One source of bacteria that has not been widely explored is lactic acid bacteria originating from honeycomb (hive). Timor Island has a wealth of giant honey bees (Apis dorsata). Lactic acid bacteria from the Apis dorsata hive in Timor Island need to be investigated to obtain probiotic candidates with specific functional properties. Lactic acid bacteria were isolated from honeycomb by using de Mann, Rogosa, and Sharpe agar supplemented with 1% of CaCO3. Bacterial isolates that formed clear zones and were Gram-positive and catalase-negative were determined as lactic acid bacteria. The probiotic candidates are isolates that are resistant to bile salts and low pH; susceptible to antibiotics; are able to aggregate, autoaggregate, and coaggregate; and have antibacterial activities. Isolate MC7 was selected as a probiotic candidate and had inhibitory activity against angiotensin-converting enzyme (ACE) with IC50 263,098 ppm. Isolate MC7 showed weak inhibition against ɑ-glucosidase activity. Molecular identification based on 16S rRNA gene showed that MC7 isolate was closely related to Lactobacillus rhamnosus with 100% similarity. Therefore, isolate MC7 was recommended as a probiotic candidate with a functional property as an inhibitor of ACE.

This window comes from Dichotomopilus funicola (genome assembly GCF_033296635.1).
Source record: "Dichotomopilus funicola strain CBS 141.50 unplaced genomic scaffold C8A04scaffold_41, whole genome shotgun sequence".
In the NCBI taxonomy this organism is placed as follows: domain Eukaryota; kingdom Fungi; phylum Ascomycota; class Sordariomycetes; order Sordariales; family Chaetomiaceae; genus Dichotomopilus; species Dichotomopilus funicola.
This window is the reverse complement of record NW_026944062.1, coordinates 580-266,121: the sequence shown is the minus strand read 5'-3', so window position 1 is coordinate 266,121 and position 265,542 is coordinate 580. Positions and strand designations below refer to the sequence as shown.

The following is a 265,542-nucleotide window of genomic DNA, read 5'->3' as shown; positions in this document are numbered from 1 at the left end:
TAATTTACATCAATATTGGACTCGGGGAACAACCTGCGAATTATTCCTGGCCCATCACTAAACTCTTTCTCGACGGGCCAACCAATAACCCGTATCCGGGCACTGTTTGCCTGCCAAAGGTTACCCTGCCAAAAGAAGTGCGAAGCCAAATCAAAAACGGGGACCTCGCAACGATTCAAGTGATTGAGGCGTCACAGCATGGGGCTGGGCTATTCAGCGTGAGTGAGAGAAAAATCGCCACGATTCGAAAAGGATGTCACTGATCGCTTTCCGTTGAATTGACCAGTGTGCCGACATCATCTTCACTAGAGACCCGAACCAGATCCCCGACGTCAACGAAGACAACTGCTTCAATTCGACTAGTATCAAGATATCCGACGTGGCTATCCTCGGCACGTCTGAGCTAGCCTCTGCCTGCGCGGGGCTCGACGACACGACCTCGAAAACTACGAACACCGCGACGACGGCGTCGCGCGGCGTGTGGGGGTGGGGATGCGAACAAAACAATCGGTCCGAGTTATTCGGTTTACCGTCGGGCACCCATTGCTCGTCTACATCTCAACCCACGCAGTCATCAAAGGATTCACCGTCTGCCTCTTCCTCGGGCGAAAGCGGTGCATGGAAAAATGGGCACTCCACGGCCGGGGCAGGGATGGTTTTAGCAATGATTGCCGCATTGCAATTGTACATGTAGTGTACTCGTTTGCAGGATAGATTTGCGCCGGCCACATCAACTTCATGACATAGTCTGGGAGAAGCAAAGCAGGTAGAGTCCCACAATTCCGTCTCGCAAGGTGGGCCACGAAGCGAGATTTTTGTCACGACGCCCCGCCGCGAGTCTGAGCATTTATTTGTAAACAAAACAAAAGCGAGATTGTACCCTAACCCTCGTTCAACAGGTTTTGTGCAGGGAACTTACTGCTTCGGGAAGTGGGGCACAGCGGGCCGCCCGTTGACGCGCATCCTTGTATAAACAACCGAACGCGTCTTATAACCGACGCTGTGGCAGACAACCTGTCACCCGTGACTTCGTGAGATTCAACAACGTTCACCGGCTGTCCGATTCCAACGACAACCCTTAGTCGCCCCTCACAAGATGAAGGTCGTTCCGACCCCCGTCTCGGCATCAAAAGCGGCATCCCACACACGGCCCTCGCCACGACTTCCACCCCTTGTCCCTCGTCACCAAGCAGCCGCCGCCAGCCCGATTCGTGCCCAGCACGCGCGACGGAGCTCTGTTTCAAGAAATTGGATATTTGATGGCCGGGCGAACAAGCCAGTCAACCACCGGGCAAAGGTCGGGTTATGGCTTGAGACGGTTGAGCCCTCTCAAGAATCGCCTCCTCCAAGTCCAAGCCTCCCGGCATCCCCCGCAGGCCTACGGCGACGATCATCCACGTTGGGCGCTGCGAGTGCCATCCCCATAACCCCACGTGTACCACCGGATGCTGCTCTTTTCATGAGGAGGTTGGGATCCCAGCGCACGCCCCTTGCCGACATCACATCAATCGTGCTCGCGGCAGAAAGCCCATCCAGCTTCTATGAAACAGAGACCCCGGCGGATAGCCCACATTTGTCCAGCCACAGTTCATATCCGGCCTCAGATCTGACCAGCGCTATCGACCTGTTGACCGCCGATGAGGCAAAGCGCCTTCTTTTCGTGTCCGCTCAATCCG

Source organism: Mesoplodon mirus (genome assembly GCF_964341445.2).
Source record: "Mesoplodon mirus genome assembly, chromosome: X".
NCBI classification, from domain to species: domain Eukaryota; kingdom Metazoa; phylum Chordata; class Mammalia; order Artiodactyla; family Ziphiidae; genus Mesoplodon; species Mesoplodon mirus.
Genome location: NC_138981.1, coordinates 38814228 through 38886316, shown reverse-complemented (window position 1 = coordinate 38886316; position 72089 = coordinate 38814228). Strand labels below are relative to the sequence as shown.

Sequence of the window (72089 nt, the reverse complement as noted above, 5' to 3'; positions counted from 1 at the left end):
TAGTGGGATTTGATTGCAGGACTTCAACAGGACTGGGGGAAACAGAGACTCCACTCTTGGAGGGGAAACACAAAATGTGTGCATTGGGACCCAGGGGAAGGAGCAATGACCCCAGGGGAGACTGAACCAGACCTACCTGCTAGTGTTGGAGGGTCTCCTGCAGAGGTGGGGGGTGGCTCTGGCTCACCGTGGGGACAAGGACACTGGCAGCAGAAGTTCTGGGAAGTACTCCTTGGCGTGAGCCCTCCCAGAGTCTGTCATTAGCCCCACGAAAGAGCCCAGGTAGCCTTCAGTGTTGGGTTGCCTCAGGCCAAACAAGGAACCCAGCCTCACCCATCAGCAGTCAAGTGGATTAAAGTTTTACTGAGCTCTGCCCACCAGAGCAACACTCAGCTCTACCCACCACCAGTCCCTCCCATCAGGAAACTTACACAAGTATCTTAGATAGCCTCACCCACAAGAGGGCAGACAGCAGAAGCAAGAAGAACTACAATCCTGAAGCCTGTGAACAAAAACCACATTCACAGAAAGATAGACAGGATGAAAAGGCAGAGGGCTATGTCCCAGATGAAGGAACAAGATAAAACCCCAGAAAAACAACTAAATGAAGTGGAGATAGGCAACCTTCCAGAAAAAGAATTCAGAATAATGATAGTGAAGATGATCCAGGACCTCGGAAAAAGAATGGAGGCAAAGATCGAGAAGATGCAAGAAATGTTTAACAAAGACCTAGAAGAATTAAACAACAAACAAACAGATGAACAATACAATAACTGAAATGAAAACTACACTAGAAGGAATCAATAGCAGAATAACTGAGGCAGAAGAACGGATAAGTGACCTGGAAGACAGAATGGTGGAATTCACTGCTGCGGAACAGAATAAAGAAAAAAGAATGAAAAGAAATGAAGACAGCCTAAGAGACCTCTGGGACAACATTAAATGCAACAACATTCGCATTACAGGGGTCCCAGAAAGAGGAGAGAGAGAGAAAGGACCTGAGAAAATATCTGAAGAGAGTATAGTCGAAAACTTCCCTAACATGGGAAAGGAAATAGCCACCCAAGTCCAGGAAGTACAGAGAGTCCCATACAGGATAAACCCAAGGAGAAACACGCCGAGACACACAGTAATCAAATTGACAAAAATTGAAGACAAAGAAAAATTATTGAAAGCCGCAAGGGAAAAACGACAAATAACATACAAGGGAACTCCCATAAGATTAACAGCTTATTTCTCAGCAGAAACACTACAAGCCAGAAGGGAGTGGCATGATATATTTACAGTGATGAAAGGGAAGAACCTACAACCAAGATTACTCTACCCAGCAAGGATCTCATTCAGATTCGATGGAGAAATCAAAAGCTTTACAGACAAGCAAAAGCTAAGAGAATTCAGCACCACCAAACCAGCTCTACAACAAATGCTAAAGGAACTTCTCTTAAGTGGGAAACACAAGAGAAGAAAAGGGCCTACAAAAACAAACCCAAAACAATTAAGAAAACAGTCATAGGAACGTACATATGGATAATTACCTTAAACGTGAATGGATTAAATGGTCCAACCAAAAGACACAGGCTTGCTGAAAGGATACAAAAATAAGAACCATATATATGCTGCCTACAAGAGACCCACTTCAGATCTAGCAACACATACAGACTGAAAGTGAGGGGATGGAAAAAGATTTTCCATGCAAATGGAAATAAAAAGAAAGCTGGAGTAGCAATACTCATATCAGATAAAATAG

Meryandini, Anja; Karyawati, Amor Tresna; Nuraida, Lilis; and Lestari, Yulin
"Lactic Acid Bacteria from Apis dorsata Hive Possessed Probiotic and Angiotensin-Converting Enzyme Inhibitor Activity,"
Makara Journal of Science: Vol. 24
, Article 7.
Available at: https://scholarhub.ui.ac.id/science/vol24/iss1/7